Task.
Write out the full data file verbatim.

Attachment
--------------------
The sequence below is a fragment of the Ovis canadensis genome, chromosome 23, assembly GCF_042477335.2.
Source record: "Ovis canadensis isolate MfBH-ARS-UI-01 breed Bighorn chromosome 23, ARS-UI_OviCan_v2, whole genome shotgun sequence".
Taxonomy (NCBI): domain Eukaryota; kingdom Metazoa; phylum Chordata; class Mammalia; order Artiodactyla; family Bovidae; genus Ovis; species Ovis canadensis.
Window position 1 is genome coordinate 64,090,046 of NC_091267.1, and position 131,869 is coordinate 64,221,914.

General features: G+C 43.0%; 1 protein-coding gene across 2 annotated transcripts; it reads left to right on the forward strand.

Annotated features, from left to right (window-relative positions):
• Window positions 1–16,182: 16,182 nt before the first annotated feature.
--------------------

The sequence below is a fragment of the Ovis canadensis genome, chromosome 23, assembly GCF_042477335.2.
Source record: "Ovis canadensis isolate MfBH-ARS-UI-01 breed Bighorn chromosome 23, ARS-UI_OviCan_v2, whole genome shotgun sequence".
Taxonomy (NCBI): domain Eukaryota; kingdom Metazoa; phylum Chordata; class Mammalia; order Artiodactyla; family Bovidae; genus Ovis; species Ovis canadensis.
Window position 1 is genome coordinate 64,090,046 of NC_091267.1, and position 131,869 is coordinate 64,221,914.

General features: G+C 43.0%; 1 protein-coding gene across 2 annotated transcripts; it reads left to right on the forward strand.

Annotated features, from left to right (window-relative positions):
• Window positions 1–16,182: 16,182 nt before the first annotated feature.